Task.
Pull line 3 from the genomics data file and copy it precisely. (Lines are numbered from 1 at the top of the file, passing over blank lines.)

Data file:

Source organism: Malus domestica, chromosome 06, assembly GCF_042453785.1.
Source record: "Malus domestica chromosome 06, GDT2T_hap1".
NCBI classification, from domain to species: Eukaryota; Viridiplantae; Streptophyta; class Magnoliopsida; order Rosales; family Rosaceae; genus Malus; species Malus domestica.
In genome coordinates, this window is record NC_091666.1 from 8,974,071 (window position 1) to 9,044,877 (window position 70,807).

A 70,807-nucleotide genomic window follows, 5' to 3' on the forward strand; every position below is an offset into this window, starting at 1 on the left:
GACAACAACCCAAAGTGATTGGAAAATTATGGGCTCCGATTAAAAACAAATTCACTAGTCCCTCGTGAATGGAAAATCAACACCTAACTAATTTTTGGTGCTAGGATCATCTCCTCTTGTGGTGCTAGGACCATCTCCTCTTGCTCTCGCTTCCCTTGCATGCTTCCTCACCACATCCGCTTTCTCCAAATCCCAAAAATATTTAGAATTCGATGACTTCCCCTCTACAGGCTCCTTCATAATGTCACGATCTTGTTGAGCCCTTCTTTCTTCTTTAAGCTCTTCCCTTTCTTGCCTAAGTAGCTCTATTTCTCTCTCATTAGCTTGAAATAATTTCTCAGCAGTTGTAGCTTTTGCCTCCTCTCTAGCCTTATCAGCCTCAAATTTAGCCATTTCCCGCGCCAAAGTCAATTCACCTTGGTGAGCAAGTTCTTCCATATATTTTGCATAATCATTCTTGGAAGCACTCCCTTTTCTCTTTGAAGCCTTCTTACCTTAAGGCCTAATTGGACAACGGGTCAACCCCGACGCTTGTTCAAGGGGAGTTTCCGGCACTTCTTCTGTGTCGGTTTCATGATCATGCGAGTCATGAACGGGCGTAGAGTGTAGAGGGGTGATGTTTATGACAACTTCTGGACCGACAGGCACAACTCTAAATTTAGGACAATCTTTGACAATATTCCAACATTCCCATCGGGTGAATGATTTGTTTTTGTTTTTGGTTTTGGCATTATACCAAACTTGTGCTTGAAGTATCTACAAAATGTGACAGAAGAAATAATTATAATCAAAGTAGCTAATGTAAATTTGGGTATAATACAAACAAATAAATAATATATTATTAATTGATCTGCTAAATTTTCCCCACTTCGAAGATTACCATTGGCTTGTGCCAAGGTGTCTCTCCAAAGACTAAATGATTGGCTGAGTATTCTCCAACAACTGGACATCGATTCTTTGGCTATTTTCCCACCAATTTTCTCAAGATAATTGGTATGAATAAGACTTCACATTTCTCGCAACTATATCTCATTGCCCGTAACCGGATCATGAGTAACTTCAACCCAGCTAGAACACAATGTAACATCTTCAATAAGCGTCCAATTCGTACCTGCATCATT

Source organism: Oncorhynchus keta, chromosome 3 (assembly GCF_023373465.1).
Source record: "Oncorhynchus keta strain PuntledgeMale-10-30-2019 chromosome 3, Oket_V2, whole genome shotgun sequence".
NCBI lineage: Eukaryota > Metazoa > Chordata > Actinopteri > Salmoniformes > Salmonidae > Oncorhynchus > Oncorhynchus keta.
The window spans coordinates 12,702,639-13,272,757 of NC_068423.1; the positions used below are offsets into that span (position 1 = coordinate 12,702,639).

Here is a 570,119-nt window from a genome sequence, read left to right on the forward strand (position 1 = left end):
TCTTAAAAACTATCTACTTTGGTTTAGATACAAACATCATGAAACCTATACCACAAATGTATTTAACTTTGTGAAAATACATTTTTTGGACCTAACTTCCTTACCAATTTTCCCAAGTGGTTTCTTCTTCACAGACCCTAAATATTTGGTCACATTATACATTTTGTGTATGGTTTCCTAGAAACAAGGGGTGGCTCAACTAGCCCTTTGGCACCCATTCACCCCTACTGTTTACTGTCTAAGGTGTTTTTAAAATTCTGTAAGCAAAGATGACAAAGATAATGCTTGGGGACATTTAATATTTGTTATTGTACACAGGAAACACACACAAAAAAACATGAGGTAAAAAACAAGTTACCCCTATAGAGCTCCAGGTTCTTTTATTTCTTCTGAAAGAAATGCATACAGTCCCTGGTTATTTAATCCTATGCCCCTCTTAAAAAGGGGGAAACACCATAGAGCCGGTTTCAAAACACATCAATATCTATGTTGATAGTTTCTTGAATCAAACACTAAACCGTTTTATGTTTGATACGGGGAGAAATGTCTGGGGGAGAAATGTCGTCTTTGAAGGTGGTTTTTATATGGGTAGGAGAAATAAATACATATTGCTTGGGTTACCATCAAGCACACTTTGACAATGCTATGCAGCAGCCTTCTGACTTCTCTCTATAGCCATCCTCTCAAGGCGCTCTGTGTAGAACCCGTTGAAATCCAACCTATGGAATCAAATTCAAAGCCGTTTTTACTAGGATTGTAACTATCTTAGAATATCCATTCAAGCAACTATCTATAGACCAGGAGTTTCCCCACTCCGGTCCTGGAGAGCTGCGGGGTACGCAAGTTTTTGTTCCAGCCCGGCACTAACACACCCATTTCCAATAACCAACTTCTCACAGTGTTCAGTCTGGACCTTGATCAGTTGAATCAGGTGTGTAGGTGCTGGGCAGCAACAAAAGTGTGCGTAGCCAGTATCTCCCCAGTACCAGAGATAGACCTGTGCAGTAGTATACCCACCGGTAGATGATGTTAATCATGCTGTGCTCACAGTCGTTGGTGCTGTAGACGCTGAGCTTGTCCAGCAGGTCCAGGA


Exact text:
NCBI classification, from domain to species: Eukaryota; Viridiplantae; Streptophyta; class Magnoliopsida; order Rosales; family Rosaceae; genus Malus; species Malus domestica.